THE stiff upper lip is a very British mentality, but is becoming outdated as more people want to put their mental health first.
However some people still feel the pressure to put on a brave face, especially at work, despite not feeling their best mentally or physically.
Credit: Getty – Contributor
It’s often a problem if people fear their boss won’t understand or think they aren’t working hard enough, and can lead employees to keep on going when they should take a break.
Dubbed “pleasanteeism”, it’s feared the idea of not causing a fuss is blocking open conversations about mental health at work.
According to new research from Lime, an online-only healthcare provider which has launched Mind Matters, over half of UK workers feel the pressure to put on a brave face in front of colleagues.
And a quarter of those asked worry about having to be on their best form when they go back to the office.
Just over 25 per cent think they aren’t coping at work, with four in ten saying they feel less resilient now than before the pandemic.
Women and younger people are more at risk of feeling this way, the survey found, with 56 per cent of females saying they are victims of pleasanteeism.
The report found workers would feel more relaxed if some simple practises for employers were brought in, such as being more mindful about workload and work hours and mental health off days more acceptable.
Shaun Williams, CEO & Founder, Lime Global Ltd, said: “The past 18 months has had a huge impact on people’s lives, including on their mental health and resilience.
“The long-term repercussions of the pandemic are likely to be felt for years to come, and it’s important we act now to be aware of and prioritise both our own mental health and that of those around us.”
“We know that employers have a lot on their plates and each workforce will require unique approaches for tackling mental health challenges.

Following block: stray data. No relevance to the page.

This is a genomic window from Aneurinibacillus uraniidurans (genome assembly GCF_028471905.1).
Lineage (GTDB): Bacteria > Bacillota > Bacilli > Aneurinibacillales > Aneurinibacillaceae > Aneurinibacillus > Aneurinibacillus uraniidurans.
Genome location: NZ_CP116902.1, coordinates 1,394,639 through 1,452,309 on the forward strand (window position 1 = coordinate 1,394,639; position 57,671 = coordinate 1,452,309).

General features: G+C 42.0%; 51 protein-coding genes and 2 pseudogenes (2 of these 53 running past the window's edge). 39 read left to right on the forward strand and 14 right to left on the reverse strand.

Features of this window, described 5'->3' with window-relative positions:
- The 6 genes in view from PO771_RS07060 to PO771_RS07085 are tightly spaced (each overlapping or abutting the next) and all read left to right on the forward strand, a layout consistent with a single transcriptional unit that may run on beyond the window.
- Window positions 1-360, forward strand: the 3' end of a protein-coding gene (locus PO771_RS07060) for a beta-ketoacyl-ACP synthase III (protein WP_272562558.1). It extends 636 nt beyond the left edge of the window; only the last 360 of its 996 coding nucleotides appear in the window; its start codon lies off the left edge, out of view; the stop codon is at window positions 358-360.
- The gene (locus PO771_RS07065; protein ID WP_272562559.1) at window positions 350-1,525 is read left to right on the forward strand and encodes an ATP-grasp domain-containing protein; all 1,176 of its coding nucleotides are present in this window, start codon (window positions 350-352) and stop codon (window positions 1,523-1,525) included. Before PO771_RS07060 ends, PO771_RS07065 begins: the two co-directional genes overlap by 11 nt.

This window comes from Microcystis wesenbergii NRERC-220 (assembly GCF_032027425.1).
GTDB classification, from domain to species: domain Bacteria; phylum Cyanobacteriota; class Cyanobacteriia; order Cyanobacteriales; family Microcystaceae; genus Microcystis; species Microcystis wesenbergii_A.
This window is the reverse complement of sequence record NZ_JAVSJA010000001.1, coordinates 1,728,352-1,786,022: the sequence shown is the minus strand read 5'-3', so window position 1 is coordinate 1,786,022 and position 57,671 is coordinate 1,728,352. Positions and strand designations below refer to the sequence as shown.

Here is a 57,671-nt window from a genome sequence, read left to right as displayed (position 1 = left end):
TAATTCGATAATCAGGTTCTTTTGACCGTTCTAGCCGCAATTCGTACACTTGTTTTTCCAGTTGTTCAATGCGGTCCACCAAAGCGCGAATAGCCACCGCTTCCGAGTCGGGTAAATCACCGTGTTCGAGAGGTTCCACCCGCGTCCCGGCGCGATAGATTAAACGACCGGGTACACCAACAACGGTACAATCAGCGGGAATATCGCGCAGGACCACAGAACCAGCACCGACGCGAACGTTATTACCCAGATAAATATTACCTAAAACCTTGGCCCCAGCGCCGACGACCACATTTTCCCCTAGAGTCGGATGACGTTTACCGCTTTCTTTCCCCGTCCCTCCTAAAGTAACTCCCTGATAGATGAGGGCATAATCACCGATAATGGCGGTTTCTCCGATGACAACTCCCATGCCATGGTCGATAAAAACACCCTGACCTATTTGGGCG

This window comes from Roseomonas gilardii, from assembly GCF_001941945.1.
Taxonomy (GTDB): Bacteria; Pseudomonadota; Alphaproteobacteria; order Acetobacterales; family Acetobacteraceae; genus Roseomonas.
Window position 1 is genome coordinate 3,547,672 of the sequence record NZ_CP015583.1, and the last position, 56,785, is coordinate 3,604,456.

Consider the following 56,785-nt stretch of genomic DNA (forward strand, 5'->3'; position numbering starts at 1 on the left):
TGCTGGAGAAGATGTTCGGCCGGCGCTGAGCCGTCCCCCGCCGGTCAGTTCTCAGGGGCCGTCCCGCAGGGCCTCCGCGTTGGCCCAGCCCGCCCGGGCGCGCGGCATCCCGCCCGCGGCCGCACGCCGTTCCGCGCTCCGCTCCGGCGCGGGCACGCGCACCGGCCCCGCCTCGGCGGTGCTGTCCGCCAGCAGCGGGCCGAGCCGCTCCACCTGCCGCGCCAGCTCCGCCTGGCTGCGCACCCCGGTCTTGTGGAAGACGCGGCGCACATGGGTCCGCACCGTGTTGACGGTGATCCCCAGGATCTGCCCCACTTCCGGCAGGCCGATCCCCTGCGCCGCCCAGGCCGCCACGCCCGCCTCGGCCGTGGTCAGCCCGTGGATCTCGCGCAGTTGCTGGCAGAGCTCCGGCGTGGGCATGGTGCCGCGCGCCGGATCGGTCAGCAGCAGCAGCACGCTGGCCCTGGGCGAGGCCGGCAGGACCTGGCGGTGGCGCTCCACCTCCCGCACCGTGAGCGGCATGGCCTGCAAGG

“But there are plenty of simple and affordable avenues for doing so.
“It’s only by drawing attention to and prioritising mental health in the workplace that we can support one another to be as healthy, resilient, happy and productive as possible.”
How do you know if you are at risk?
Putting on a brave face and carrying on with everyday life when you really should take a break can be damaging.
Burnouts are becoming increasingly common as people push through without pausing to asses their health.
Eventually, if you are feeling under immense pressures, it could lead to making mental health problems worse, or burnout from stress.
Signs you are struggling and need to take some time out could include:
- Every day feels like a bad day
- Physical exhaustion
- Loss of focus and fogginess
- Trouble sleeping
- Regular uncontrollable bouts of crying
- Loss of confidence and making mistakes you usually wouldn’t
- Not feeling able to cope
- Procrastinating and stopping carrying about your work
Stress is a natural response to a threat and produces a very particular set of changes in our body.
It triggers the production of adrenaline in your body, the hormone responsible for the body’s fight-or-flight response.
When your body produces adrenaline your airways open up more to provide more oxygen to your muscles, your ability to feel pain decreases and you become more alert.
This is all OK for us in small doses, but the longer we stay stressed the more impact it has on our body.
How can you combat it?
Firstly, if you feel able, you should be honest with you employer and family and explain how you are feeling.
Just as if you were physically ill, you should be able to take a few days to reset and recoup your mental health.
If you are able to take a proper break and even take a holiday that will help switch off all distractions and allow time for a recharge.
Know your limits and set time boundaries for work and free time so you are not feeling like you have to do too much.
Talk to your colleagues – they may feel the same and appreciate being able to speak out too.
You may find it breaks the taboo and stops others feeling they have to put on a brave face.
It will also likely help to talk to a professional councillor or therapist about how you’re feeling.
They can also then give you tips with how to work through any issues and how best to approach a solution at work.